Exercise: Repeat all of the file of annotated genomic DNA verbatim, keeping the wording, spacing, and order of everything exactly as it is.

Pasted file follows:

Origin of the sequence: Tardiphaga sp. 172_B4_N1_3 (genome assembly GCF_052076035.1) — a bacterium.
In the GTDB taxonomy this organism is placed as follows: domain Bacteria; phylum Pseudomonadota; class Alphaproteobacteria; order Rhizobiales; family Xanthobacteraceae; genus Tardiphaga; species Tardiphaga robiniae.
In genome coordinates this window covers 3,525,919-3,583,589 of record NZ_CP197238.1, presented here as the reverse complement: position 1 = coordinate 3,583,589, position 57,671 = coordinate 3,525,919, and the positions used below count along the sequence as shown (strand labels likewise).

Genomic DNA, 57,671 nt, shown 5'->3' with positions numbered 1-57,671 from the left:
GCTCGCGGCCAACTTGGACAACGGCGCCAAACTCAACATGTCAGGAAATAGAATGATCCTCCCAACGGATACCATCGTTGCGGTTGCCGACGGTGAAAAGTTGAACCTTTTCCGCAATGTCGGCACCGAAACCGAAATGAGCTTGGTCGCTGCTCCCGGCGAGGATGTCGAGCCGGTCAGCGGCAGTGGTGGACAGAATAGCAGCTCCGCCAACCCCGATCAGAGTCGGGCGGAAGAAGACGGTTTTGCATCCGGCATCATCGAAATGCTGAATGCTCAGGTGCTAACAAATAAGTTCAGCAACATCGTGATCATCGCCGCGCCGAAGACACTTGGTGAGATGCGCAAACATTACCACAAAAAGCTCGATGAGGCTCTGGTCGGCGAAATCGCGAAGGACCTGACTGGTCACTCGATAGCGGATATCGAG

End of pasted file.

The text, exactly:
Origin of the sequence: Tardiphaga sp. 172_B4_N1_3 (genome assembly GCF_052076035.1) — a bacterium.
In the GTDB taxonomy this organism is placed as follows: domain Bacteria; phylum Pseudomonadota; class Alphaproteobacteria; order Rhizobiales; family Xanthobacteraceae; genus Tardiphaga; species Tardiphaga robiniae.
In genome coordinates this window covers 3,525,919-3,583,589 of record NZ_CP197238.1, presented here as the reverse complement: position 1 = coordinate 3,583,589, position 57,671 = coordinate 3,525,919, and the positions used below count along the sequence as shown (strand labels likewise).

Genomic DNA, 57,671 nt, shown 5'->3' with positions numbered 1-57,671 from the left:
GCTCGCGGCCAACTTGGACAACGGCGCCAAACTCAACATGTCAGGAAATAGAATGATCCTCCCAACGGATACCATCGTTGCGGTTGCCGACGGTGAAAAGTTGAACCTTTTCCGCAATGTCGGCACCGAAACCGAAATGAGCTTGGTCGCTGCTCCCGGCGAGGATGTCGAGCCGGTCAGCGGCAGTGGTGGACAGAATAGCAGCTCCGCCAACCCCGATCAGAGTCGGGCGGAAGAAGACGGTTTTGCATCCGGCATCATCGAAATGCTGAATGCTCAGGTGCTAACAAATAAGTTCAGCAACATCGTGATCATCGCCGCGCCGAAGACACTTGGTGAGATGCGCAAACATTACCACAAAAAGCTCGATGAGGCTCTGGTCGGCGAAATCGCGAAGGACCTGACTGGTCACTCGATAGCGGATATCGAG